Rifampicin Safer than Isoniazid for Latent Tuberculosis, Study Suggests
Rifampicin should become a primary treatment options for latent tuberculosis, according to a recent study that found that safety of the drug is greater than that of isoniazid in patients without contraindication.
Rifampicin appears to be safer than isoniazid for treatment of latent tuberculosis for many patients, according to a new study by investigators at the McGill International TB Centre.
The study, published in The Lancet Infectious Diseases, examined 2 randomized controlled trials conducted in 9 countries from 2004 through 2014, including 3205 people who received 5 mg isoniazid daily for 9 months and 3280 who received 10 mg rifampicin daily for 4 months.
“I think the biggest takeaway from this research is that rifampicin appears to be very safe,” lead author Jonathon Campbell, PhD, of the Montreal Chest Institute and the McGill International TB Centre at the Research Institute of the McGill University Health Centre, told Contagion®.
“It has significantly fewer adverse events than isoniazid, which are not associated with age. We've seen several rifamycin-based therapies—such as 3 months of once-weekly rifapentine and isoniazid or three months of daily rifampicin and isoniazid—compared to isoniazid, however none of them have been shown to be safer. Rifampicin given daily for 4 months is the first rifamycin-based therapy to have this characteristic. I think it's an important step forward to have safe, short, and effective latent tuberculosis regimens available to patients. Rifampicin is also available in all countries making this a truly universal therapy.”
The study, funded by the Canadian Institutes of Health Research, found that 86 (2.7%) of the patients who received isoniazid experienced adverse events compared with 50 (1.5%) of those who received rifampicin. Adverse events were associated with age in the isoniazid group but not the rifampicin group, for which adverse events were associated with inconsistent medication adherence and concomitant medication use.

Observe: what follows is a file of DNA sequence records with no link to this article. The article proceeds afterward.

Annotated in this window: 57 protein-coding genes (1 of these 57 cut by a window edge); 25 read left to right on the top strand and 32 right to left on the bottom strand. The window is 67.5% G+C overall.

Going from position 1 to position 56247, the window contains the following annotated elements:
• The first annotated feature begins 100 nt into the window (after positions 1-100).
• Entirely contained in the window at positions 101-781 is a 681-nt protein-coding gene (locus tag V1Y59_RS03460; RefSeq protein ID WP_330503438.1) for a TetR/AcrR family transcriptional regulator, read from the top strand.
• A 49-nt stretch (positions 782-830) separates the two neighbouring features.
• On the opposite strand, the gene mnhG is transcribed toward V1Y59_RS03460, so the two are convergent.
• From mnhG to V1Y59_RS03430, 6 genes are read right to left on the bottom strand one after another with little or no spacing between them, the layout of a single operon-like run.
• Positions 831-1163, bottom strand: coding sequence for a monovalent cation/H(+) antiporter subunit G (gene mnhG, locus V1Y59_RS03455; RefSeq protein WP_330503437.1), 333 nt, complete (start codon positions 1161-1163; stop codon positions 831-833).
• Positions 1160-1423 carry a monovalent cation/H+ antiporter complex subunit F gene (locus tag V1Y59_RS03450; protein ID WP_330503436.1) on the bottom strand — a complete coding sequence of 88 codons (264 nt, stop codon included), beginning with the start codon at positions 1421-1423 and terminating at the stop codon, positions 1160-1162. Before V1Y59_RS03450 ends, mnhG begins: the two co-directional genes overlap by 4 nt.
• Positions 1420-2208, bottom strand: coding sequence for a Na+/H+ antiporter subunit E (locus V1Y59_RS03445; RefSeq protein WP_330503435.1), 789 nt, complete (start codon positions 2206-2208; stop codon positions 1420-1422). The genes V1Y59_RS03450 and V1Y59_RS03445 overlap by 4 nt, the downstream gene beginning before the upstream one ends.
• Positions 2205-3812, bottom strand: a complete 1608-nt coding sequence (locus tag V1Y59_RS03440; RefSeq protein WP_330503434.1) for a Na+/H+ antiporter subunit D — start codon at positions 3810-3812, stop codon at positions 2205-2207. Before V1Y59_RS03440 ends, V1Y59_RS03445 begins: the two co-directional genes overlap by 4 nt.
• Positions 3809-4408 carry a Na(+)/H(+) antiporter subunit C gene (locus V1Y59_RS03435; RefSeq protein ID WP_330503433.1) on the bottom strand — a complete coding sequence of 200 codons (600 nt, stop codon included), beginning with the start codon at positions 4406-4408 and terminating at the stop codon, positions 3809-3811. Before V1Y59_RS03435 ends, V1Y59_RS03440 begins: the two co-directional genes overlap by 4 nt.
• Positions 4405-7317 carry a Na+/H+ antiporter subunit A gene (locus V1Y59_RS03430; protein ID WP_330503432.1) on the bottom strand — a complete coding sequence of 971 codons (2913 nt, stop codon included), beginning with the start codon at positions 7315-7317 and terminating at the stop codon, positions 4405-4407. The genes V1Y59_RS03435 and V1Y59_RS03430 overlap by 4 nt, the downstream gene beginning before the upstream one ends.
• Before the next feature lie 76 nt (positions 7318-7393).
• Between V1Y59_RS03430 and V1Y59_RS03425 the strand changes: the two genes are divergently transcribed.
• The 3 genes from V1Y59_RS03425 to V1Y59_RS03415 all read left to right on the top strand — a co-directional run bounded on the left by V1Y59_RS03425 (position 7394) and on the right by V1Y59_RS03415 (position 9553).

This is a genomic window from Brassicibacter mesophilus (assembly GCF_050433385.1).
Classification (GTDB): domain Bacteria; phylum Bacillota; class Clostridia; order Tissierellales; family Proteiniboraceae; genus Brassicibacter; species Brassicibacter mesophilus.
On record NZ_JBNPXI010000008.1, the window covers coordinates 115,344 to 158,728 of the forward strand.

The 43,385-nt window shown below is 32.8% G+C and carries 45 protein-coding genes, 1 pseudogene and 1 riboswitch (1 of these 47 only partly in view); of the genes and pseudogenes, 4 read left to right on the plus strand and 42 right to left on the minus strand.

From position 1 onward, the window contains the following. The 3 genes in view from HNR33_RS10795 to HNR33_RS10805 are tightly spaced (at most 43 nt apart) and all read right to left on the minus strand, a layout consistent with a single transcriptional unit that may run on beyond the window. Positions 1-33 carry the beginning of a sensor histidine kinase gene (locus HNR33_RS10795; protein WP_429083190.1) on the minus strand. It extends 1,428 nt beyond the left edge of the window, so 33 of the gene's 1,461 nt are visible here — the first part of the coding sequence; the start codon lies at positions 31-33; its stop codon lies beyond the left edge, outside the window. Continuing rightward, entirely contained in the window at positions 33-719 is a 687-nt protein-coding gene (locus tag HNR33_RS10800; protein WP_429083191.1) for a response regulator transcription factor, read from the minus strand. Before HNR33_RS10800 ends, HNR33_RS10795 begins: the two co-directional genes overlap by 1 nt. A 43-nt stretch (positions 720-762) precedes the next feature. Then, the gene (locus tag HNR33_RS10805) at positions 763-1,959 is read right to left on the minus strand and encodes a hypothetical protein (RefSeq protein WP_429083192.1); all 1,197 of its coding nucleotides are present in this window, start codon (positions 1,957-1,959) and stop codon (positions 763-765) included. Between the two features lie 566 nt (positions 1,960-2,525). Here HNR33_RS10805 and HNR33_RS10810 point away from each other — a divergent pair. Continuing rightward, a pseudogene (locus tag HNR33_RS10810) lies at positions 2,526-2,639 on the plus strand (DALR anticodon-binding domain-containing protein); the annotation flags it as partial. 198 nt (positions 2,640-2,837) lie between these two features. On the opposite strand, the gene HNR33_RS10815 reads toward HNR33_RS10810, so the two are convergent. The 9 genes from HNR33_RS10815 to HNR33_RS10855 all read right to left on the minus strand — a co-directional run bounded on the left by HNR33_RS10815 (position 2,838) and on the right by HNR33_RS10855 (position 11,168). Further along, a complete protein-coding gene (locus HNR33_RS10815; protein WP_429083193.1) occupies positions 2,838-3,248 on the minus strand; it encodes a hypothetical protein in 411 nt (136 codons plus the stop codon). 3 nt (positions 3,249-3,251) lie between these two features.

“I think we were a bit surprised when we took a look at the age relationship with adverse events,” Campbell told Contagion®. “You generally need a lot of patients to be able to tell if the trends you are seeing are 'real,' so with rifampicin we hadn't had this opportunity previously. With isoniazid we saw a significant increase in adverse event risk after the age of 35, but with rifampicin we did not see any increase in adverse events with older age.”
Adverse events included in the study were grade 1-2 rash or any grade 3-5 adverse event. Being age 35 and older was the only predictor of adverse events among the isoniazid group. Three-quarters of all hepatoxicity, which was associated with older age and elevated alanine aminotransferase levels before treatment, occurred within the first 4 months, the study noted. For patients receiving rifampicin, the odds of adverse events were associated with missing more than 3 doses per month and concomitant medication use.
Among those age 65 and older, none taking rifampicin had grade 3-4 hepatotoxicity, compared with 7 (6%) among those age 65 and older taking isoniazid.
“The main takeaway is that when rifampicin is not contraindicated due to concomitant medications or allergies, it should be a primary treatment option considered by clinicians and health care providers who prescribe latent tuberculosis treatment,” Campbell told Contagion®. “Latent tuberculosis is completely asymptomatic, so safety should be the major consideration for providers and patients when deciding on treatment.”
Testing to rule out active tuberculosis could address fears of propagating rifampicin-resistance through monotherapy of active tuberculosis, the study noted, adding that there was no difference in drug resistance between the two groups and 1 case was noted in each group.
“The next steps for us are to take a look into patient and clinical factors associated with early discontinuation of treatment, which could help inform evidence-based interventions to help patients finish therapy,” Campbell told Contagion®. “We're also currently finishing up some work looking at the costs associated with rifampicin treatment, which we hope to have published soon.”
The World Health Organization reported that more than 7 million people worldwide received treatment for tuberculosis in 2018, and the number of TB-related deaths feel from 1.6 million in 2017 to 1.5 million in 2018. The World Health Assembly set a goal of reducing TB deaths by 90% and incidences by 80% by 2030. Barriers include lack of funding, reaching at-risk children and drug resistance.
The risk of contracting TB is 16 to 27 times greater for people living with HIV, for whom TB is a major cause of mortality. The deadly combination of these disease had been the focus of research.